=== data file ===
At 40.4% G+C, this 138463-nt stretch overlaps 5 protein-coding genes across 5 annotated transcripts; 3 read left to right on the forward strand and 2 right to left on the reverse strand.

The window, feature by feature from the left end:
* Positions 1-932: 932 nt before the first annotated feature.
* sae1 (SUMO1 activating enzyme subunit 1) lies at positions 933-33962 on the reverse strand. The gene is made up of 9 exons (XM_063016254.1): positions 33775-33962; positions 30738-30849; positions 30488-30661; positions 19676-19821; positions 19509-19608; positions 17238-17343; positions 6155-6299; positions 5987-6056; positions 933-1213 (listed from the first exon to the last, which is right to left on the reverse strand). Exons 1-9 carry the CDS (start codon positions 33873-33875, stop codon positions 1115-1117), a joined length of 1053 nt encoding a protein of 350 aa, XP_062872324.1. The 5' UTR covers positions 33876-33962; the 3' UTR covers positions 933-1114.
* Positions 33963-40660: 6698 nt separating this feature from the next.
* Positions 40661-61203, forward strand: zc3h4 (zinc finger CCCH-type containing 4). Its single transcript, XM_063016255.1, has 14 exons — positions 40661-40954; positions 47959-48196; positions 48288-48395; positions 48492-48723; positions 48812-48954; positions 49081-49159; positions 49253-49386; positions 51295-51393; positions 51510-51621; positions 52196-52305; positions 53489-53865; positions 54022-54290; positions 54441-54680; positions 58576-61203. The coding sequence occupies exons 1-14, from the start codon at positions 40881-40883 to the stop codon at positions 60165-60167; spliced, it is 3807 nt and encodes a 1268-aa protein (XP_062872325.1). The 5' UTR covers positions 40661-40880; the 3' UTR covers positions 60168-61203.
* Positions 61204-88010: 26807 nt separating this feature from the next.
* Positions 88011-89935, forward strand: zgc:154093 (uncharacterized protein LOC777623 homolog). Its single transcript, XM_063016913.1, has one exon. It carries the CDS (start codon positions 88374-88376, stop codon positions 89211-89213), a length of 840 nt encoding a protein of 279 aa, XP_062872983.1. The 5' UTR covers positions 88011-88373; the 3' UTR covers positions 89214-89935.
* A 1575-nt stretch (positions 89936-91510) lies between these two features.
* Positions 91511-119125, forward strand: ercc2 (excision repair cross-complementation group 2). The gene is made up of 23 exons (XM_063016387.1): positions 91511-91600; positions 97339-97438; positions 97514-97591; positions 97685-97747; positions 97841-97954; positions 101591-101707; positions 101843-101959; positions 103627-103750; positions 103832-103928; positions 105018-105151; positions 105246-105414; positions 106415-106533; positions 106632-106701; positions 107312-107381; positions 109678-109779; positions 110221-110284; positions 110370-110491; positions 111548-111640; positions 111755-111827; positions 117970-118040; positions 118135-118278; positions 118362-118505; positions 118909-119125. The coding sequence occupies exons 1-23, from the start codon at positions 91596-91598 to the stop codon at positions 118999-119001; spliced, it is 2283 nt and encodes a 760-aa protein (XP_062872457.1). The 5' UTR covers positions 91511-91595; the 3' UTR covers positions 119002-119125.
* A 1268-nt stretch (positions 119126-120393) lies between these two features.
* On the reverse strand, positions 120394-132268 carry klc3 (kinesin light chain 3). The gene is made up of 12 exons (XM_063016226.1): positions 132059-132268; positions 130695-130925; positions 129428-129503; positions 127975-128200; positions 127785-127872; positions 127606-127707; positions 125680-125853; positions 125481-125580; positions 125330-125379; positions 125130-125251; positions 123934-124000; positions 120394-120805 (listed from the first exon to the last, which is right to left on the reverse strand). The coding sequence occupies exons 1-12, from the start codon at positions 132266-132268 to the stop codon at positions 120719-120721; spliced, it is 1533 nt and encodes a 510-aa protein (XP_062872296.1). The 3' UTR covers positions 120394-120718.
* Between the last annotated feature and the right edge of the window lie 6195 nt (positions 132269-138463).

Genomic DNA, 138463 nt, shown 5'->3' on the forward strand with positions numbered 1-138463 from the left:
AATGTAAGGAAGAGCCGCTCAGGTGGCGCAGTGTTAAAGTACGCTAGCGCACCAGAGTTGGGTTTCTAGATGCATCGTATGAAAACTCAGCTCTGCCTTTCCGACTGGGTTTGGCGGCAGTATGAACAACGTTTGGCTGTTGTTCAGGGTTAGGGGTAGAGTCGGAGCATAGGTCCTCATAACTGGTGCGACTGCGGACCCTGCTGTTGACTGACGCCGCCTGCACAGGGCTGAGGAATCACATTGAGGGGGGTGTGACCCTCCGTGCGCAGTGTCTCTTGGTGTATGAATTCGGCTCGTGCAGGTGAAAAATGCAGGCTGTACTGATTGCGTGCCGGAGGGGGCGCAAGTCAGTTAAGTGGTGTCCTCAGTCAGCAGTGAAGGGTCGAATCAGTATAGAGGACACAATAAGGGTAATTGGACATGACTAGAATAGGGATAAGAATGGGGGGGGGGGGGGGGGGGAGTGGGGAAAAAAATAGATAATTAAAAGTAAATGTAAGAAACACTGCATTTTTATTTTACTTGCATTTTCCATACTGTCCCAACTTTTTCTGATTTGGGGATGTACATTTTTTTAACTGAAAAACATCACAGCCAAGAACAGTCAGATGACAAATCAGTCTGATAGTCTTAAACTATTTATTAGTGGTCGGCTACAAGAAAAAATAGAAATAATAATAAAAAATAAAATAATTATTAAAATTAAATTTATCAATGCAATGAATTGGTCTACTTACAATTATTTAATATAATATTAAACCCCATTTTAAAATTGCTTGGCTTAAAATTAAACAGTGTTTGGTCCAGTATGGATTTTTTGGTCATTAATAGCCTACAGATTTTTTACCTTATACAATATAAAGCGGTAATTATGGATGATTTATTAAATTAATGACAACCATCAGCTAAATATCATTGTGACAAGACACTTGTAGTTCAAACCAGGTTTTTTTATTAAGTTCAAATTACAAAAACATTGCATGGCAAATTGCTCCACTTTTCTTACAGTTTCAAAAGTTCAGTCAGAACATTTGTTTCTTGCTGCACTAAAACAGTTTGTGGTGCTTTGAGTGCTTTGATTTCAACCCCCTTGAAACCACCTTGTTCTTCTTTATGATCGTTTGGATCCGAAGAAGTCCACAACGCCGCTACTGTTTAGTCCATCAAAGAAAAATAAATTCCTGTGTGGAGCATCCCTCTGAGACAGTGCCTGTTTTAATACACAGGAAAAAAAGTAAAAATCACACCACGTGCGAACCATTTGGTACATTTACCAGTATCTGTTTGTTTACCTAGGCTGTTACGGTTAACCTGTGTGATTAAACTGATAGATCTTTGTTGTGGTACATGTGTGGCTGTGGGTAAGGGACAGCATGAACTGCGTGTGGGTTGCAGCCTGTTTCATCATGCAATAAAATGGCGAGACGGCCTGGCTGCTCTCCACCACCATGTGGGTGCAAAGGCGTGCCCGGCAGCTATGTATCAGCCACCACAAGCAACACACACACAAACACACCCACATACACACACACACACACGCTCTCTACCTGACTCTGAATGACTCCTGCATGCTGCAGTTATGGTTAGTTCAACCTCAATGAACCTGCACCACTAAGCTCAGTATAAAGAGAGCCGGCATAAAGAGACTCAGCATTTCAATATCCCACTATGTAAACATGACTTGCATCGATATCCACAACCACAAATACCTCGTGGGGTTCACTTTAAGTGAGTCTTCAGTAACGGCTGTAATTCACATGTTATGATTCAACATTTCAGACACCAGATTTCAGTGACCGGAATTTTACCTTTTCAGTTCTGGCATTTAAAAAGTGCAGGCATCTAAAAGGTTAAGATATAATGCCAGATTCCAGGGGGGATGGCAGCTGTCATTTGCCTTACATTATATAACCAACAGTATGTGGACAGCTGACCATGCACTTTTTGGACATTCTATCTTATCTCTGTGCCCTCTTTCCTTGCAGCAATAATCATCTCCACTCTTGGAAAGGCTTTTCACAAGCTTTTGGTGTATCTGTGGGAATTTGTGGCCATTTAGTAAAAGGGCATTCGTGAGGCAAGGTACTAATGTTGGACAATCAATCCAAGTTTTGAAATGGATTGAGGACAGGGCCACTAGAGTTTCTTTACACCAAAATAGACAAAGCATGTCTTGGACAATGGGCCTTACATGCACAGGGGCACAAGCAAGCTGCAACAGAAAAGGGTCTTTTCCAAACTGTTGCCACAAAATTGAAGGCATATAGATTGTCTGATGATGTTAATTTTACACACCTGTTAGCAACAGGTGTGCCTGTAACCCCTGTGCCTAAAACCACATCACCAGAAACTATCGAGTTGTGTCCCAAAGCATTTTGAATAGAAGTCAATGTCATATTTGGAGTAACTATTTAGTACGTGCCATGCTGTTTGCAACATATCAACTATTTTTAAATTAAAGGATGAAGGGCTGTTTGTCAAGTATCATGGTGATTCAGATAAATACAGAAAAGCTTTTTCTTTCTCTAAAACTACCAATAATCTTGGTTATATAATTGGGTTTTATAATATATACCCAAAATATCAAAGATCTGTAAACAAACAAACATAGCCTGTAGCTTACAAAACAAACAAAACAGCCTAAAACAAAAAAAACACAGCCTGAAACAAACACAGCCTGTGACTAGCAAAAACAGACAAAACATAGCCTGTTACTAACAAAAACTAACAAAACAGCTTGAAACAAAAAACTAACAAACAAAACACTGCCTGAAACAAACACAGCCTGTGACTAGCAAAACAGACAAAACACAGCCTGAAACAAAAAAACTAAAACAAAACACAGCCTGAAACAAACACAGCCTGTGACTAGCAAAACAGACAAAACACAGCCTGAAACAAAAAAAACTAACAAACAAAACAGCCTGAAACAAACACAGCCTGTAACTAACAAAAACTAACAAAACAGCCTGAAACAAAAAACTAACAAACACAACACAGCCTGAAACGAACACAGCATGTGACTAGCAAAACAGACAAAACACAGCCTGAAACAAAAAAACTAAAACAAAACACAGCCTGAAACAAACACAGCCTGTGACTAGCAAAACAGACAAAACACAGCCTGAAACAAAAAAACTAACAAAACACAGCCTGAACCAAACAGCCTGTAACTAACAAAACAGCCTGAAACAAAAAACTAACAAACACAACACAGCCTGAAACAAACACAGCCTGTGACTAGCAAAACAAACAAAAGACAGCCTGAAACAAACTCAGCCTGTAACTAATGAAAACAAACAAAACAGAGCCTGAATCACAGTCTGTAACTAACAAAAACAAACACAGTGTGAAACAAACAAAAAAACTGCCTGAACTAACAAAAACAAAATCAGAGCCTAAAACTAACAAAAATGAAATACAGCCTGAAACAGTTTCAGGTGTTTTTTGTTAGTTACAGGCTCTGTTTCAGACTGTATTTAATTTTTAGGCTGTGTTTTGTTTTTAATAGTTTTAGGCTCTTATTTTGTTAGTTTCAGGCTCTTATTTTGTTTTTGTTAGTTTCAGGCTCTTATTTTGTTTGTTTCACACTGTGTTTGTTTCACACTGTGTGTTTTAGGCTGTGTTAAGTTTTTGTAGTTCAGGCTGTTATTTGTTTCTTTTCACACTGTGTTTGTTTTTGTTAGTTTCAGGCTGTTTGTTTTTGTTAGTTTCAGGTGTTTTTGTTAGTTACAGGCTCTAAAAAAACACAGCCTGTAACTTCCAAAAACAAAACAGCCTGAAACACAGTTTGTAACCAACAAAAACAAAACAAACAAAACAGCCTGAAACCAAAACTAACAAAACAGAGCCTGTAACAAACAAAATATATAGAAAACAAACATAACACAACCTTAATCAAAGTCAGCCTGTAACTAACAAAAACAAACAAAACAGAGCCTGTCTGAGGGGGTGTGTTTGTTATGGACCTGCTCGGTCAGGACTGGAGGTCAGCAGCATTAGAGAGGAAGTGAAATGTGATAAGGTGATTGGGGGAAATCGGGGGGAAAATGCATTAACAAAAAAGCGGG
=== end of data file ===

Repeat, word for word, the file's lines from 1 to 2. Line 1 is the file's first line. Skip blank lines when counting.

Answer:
At 40.4% G+C, this 138463-nt stretch overlaps 5 protein-coding genes across 5 annotated transcripts; 3 read left to right on the forward strand and 2 right to left on the reverse strand.

The window, feature by feature from the left end: